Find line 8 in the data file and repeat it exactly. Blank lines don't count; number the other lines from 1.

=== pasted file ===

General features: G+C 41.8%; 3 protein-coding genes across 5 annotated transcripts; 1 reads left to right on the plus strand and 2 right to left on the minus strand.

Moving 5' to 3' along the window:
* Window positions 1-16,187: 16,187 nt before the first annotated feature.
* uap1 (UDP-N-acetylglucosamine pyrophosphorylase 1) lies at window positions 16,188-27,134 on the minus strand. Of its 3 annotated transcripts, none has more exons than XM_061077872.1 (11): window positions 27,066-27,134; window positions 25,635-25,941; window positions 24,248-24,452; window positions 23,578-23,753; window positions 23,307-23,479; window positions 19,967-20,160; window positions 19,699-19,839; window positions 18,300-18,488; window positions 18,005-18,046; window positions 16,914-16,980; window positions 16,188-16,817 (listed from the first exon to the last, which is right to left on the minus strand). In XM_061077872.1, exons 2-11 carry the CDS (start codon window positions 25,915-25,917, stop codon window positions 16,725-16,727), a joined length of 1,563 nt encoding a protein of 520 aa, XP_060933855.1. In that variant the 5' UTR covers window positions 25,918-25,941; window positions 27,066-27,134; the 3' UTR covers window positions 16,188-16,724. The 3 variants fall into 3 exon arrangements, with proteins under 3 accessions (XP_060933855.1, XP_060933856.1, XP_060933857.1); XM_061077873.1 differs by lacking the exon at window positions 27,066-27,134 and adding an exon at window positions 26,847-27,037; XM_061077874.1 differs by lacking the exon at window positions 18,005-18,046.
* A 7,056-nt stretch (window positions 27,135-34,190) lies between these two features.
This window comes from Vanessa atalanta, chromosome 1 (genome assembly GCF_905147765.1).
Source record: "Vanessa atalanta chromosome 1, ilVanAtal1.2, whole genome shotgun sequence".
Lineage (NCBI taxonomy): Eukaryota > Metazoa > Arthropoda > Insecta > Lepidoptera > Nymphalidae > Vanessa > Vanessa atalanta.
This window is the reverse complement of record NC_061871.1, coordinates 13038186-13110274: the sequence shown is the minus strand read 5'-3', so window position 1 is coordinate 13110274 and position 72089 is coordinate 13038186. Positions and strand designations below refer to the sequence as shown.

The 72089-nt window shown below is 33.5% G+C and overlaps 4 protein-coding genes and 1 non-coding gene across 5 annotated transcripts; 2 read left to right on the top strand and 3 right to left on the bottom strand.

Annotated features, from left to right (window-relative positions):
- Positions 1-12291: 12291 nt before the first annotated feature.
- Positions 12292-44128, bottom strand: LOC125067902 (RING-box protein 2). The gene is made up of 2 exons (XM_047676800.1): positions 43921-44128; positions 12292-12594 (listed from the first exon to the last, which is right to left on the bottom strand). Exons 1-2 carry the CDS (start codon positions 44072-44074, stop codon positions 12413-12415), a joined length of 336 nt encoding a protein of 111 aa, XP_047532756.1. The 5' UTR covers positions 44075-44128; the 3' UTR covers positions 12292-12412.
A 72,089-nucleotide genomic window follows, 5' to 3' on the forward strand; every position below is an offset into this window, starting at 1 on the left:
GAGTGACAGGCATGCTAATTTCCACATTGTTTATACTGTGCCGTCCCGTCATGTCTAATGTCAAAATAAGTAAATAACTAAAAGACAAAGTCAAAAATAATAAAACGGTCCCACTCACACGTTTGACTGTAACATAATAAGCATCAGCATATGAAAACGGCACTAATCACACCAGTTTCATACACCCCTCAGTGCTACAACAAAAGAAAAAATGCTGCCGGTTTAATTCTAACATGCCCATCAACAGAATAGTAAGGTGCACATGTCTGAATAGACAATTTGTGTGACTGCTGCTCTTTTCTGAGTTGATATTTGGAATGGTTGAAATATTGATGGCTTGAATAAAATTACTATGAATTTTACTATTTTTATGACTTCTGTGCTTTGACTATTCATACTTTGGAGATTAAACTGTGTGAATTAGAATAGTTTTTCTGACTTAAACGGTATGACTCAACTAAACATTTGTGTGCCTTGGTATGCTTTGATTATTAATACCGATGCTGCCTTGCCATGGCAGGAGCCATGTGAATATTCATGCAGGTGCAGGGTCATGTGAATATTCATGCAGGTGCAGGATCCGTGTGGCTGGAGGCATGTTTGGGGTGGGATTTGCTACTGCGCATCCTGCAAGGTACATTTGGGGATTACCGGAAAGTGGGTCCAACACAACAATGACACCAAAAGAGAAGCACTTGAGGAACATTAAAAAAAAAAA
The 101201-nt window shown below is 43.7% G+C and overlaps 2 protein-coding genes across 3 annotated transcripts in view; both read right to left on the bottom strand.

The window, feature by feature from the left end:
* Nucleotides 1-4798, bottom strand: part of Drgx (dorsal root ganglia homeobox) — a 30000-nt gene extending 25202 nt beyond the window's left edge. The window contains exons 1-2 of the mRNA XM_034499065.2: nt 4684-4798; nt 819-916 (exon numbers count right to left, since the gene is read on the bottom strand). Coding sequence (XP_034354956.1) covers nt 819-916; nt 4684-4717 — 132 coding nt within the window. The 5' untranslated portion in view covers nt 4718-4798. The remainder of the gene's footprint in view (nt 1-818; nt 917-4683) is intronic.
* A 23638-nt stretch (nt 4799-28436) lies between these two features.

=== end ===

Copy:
Lineage (NCBI taxonomy): Eukaryota > Metazoa > Arthropoda > Insecta > Lepidoptera > Nymphalidae > Vanessa > Vanessa atalanta.